Our company is the only one that provides this service backed up by more than 14 years of Scientific research data.
This surgical technique consists of applying pigment to the cornea through a circular microtunnel made with femtosecond laser. Due to this noninvasive surgical procedure, there is no alteration of the internal structure of the eye, nor it is necessary the introduction of any prosthesis.
For this reason, it carries much less risk than the placement of color implants inside the eye (often causing serious complications), or the technique of iris depigmentation, which carries a significant risk of glaucoma and whose results are not so effective.
The surgery is quick, safe, and precise, performed in a single day with use of topical anesthesia (in eye drops) and the results are immediate. In the following days after the operation, your vision may temporarily experience some changes, but this effect will pass, and you will return to the vision you had before the operation.
As noted above, the surgeon disposes the local anesthesia in form of eye drops (no injection needed) and proceeds to perform the completely painless intervention, which may involve light sensitivity on the following days.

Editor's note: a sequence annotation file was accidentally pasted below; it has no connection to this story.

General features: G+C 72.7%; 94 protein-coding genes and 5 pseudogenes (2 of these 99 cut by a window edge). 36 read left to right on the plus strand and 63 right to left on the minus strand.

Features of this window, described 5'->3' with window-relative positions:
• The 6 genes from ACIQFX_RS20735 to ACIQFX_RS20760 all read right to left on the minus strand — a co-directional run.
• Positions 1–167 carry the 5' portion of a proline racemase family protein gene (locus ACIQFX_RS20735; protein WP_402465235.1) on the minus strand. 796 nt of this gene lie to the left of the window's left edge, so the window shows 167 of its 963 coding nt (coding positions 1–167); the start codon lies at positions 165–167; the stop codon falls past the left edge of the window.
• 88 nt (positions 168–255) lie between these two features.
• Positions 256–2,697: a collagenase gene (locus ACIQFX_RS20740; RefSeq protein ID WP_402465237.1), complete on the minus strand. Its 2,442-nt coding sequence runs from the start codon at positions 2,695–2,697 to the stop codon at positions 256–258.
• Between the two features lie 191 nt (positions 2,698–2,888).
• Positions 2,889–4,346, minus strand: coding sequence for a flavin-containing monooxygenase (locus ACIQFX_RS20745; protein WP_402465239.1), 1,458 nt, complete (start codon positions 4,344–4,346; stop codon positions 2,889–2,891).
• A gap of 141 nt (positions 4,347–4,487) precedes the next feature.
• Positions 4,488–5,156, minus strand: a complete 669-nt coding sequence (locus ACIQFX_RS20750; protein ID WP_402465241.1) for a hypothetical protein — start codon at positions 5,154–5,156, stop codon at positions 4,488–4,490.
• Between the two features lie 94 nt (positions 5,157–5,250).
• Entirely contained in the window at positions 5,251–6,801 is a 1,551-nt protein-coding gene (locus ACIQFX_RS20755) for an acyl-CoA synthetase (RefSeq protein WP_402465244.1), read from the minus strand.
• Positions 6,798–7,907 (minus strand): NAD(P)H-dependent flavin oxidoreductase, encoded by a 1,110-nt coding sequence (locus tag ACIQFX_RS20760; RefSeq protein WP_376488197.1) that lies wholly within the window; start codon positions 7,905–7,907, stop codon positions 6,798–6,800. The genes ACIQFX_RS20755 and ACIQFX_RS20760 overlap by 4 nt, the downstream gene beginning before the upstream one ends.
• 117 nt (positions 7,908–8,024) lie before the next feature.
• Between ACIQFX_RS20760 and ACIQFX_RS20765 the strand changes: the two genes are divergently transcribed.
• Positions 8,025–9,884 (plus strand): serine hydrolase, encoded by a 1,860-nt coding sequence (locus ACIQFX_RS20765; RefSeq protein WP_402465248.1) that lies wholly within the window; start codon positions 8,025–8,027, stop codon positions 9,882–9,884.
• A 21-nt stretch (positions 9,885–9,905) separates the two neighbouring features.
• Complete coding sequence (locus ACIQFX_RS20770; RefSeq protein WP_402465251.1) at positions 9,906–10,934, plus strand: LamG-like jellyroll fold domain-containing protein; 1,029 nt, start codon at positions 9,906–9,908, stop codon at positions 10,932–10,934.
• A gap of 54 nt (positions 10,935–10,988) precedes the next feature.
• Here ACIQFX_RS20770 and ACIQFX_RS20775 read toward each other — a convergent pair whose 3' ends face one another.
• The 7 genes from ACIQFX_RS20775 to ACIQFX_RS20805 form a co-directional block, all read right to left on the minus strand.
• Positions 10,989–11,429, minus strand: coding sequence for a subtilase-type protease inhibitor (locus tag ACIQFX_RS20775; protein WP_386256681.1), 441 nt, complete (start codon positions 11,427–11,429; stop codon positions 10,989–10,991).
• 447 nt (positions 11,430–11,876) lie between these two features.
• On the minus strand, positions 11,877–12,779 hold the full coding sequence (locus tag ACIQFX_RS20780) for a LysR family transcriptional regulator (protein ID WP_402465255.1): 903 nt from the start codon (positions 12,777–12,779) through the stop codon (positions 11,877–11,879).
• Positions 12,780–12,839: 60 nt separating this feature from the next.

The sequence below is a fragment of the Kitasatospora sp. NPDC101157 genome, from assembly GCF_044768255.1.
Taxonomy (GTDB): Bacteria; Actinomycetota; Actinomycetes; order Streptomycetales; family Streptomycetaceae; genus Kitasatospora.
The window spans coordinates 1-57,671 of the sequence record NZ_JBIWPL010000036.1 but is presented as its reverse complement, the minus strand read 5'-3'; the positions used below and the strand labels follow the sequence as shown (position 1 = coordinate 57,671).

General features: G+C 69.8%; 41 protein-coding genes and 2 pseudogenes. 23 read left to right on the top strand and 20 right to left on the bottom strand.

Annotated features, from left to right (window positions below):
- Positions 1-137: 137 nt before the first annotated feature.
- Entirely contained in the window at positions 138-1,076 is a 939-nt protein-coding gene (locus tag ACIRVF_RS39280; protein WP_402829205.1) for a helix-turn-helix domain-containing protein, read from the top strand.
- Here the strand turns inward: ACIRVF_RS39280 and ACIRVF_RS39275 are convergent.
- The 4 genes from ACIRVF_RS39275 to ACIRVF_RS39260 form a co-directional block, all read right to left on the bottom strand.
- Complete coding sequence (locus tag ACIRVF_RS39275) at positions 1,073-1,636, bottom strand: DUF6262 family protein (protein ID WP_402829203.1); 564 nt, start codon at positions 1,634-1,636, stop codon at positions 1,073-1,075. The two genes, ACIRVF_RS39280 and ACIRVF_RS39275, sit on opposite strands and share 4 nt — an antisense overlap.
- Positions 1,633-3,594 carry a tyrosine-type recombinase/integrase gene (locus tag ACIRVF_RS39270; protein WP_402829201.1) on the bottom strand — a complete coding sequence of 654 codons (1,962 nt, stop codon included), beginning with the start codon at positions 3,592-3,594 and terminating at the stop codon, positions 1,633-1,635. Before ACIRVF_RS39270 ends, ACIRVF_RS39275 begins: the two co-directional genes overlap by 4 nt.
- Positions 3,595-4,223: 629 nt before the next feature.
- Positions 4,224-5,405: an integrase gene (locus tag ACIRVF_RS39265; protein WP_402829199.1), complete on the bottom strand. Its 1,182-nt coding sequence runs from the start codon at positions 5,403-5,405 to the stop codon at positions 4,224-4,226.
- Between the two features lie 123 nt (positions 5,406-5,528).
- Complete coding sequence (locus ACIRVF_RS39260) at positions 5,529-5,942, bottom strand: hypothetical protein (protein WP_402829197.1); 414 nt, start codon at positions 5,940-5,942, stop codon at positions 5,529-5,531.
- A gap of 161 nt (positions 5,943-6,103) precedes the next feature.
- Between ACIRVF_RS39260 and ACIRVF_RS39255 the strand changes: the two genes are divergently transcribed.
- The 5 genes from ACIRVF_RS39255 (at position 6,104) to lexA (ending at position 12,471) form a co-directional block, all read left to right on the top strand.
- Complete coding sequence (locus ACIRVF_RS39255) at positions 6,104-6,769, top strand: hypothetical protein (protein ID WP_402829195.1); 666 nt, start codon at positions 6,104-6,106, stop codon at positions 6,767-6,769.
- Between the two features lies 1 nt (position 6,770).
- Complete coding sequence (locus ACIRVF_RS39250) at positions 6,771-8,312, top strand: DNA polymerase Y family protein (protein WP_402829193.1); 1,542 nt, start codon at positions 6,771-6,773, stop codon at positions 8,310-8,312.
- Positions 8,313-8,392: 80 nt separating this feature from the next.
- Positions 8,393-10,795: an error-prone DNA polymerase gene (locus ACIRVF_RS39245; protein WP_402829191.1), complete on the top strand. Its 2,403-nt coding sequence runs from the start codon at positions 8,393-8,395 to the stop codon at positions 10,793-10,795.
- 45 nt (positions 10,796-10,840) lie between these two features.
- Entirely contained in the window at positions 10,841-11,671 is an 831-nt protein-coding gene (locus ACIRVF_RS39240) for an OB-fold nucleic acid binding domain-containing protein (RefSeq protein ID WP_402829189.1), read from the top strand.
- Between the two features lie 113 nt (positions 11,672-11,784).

What is Keratopigmentation?
Keratopigmentation (KTP) or corneal tattooing has been used for many years to improve the cosmetic appearance of blind eyes with leucomas.
More recently, KTP has been successfully used for the functional correction of visual and light complaints such as monocular diplopia, severe glare or photophobia associated to partial or total iris defects. Some studies have suggested the potential role of KTP in the management of total or partial traumatic aniridia, iris atrophies secondary to trauma or anterior segment surgery and congenital defects such as colobomas, albinism or Essential Iris Atrophy.
This technique can be considered as an accessible and safe alternative to more invasive procedures, such as intraocular ones.
We use new micronized mineral pigments, assisted with modern surgical technologies such as femtosecond laser and new automated keratopigmentation instruments for the intrastromal or superficial application of the pigments.
We consider these techniques to be a very effective and a relatively simple alternative for the treatment of moderate to severe visual disabilities related to iris defects.